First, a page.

In search of better tools for NTFS reparse points (junctions, symlinks)

Back in 2006 when solid state drives were fairly new and their sizes were pretty small I found myself with a problem. The drive was too small to hold both the operating system, my programs and all of my documents, photos, videos, etc. While it was acceptable to simply save all of my files to a second, larger, hard drive it wasn’t exactly intuitive the way working with the Documents and Settings or Users folder was.

When I first discovered Junctions I thought I had found the perfect solution. With a junction I could copy the entire C:\Users directory to a totally different drive and then trick Windows into thinking it was still on my C: drive with a junction. After some concerted effort I did just that. The problem with my approach though is that it requires manually recreating all of the junctions and symlinks hidden throughout the C:\Users directory tree. Ouch!

What I have needed for so long was some good tools to make the process easier (and less error prone). Even as of 2014, robocopy still only has bare bones support for symlinks while junctions are entirely broken. So today I am releasing my efforts to dramatically expand the tools available for working with NTFS reparse points on Windows. It’s called ntfslinkutils.


ntfslinkutils is a collection of command line utilities for Windows designed to copy (cplink), move (mvlink), delete (rmlink) and even fix (fixlink) junctions and symbolic links. With these tools you can manipulate every junction and symlink in an entire directory tree and even rewrite the targets of each along the way.

As per usual I am releasing the code as open source under the generous BSD license. You can find pre-built binaries available for download here. Note you may need to install the Visual C++ Redistributable for Visual Studio 2012.

I hope you find these new tools as useful as I do!

Update 2014/9/18: I have removed the Visual C Runtime Library requirement in order for the tools to run under the Windows Pre Installation Environment (PIE). While I have tested this with Windows 8.1 I am unsure if they work with previous versions. Please let me know in the comments if you have a chance to try them on Windows Vista/7.

Relocating Windows User Data

Quite some time ago I wrote a post about how to relocate the C:\Users and C:\ProgramData directories of a Windows installation to another drive. This is useful for those of us whom want to use a different hard drive for the operating system and keep documents elsewhere. In my case, my OS is installed to a solid state drive that is simply too small to fit all of my documents, music and pictures. I simply needed a better way to store all the data. When I discovered NTFS junctions (aka: reparse points) I realized I could do just that. I could finally put some breathing room between my operating system and my data.

Now that Windows 8 is here (well almost) I realized I was going to need to move all that data over yet again. In previous years, relocating user data was a pain, specifically because of all the reparse points that have to be fixed recreated once the data is copied to the new drive. Making sure you recreate every reparse point can be quite challenging. Moreso, if you miss one it could mean very bad things when you try to boot the system up again. This got me thinking, why not just write a program to do all that dirty work for me? And so I did.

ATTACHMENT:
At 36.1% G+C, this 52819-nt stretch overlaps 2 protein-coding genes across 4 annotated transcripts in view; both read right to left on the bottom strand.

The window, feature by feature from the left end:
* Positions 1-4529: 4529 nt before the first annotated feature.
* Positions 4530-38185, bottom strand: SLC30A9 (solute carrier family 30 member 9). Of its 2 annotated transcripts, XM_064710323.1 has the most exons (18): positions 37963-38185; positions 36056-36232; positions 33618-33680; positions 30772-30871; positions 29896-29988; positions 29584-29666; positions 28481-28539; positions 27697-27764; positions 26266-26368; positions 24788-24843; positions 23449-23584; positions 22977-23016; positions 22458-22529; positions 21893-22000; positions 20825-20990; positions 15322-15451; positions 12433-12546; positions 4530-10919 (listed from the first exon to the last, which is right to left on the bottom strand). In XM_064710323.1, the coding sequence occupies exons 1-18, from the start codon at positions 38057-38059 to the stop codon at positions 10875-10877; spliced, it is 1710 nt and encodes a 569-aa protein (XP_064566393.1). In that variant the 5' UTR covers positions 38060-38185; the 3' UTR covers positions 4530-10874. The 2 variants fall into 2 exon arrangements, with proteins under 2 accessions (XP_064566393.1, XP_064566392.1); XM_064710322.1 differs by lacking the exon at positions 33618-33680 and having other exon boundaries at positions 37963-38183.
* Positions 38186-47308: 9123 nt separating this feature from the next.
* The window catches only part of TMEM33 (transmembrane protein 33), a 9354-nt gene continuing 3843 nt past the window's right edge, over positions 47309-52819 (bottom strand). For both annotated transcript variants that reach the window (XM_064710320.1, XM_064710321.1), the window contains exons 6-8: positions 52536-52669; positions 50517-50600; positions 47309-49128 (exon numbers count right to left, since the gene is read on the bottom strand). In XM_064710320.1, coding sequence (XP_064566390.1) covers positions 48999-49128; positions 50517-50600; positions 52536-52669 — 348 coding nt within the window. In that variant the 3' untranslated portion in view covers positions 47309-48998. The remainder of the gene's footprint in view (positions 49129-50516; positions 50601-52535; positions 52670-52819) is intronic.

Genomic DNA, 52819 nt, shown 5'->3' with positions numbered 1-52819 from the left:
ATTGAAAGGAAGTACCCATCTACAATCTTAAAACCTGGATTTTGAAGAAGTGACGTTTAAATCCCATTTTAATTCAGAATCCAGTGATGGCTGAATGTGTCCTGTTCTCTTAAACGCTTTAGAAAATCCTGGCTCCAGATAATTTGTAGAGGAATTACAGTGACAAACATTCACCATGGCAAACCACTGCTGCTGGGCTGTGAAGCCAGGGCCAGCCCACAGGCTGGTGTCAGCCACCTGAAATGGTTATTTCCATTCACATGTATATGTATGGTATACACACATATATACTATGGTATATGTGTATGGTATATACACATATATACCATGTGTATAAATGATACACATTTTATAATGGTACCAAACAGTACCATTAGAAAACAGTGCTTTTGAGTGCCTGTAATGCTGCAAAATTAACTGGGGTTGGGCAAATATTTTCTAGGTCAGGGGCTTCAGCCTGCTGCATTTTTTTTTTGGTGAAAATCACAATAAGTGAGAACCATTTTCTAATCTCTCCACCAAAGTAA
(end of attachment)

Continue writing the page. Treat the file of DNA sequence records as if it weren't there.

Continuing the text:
The program is called MoveUserData. It runs at a command prompt and is intended to be used in the Recovery Console (so that security rights are not an issue). Below you will find the program and full source code.

Using the program is quite simple. Copy MoveUserData.exe to a USB drive or CD. Boot the Windows installation disc and go into Windows Recovery mode. Choose Command Prompt from the list of recovery options. Once you are at a command prompt put the CD/USB drive containing MoveUserData.exe into the computer.

Assuming that your Windows installation drive (normally C:) is currently listed as K:, your data drive is D: and that the CD/USB drive is set to E: then you can execute the following commands.

The program will do the rest. Once done, just reboot!

Disclaimer: As stated in my previous article, messing around with your operating system like this is very dangerous. While I have made every effort to ensure the program works as described it is still possible that errors will occur. So make sure to back up your drive first. Use of this program is at your own risk.

Update [October 5, 2012]:
So despite my rigorous testing of the program it appears that it doesn’t actually work in the scenario in which I intended, the command prompt of the Windows Preinstall Environment (installer discs). Truth be told I never actually tested it in this scenario because it would have made development incredibly slow and complicated. Instead I tested using a duplicated data set on a separate pair of drives from my main system. Apparently that was a big mistake on my part since it would seem .NET based applications like mine don’t run at all in Windows PE. Bummer!

An aside: Why on earth would Microsoft develop the .NET framework and market it as the end-all-be-all of Windows’ platform development if they don’t include support in Windows PE? That seems like a huge gap in judgement.

Back to the real issue at hand. Since no C#/.NET programs will work I am rewriting the utility entirely in C++. So stay tuned!